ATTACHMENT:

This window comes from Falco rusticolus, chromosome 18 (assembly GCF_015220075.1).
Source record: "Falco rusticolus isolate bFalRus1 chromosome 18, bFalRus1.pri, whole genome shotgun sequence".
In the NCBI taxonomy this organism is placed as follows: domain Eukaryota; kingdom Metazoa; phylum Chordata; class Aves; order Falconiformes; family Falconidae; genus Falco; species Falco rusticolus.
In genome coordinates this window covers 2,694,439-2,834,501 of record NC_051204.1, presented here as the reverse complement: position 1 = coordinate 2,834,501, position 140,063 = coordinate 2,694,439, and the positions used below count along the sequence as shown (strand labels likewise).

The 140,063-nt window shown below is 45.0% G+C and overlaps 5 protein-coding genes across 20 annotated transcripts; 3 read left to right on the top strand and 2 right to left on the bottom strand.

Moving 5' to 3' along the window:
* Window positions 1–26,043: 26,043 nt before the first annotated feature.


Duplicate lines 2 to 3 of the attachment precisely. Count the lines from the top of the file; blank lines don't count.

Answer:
Source record: "Falco rusticolus isolate bFalRus1 chromosome 18, bFalRus1.pri, whole genome shotgun sequence".
In the NCBI taxonomy this organism is placed as follows: domain Eukaryota; kingdom Metazoa; phylum Chordata; class Aves; order Falconiformes; family Falconidae; genus Falco; species Falco rusticolus.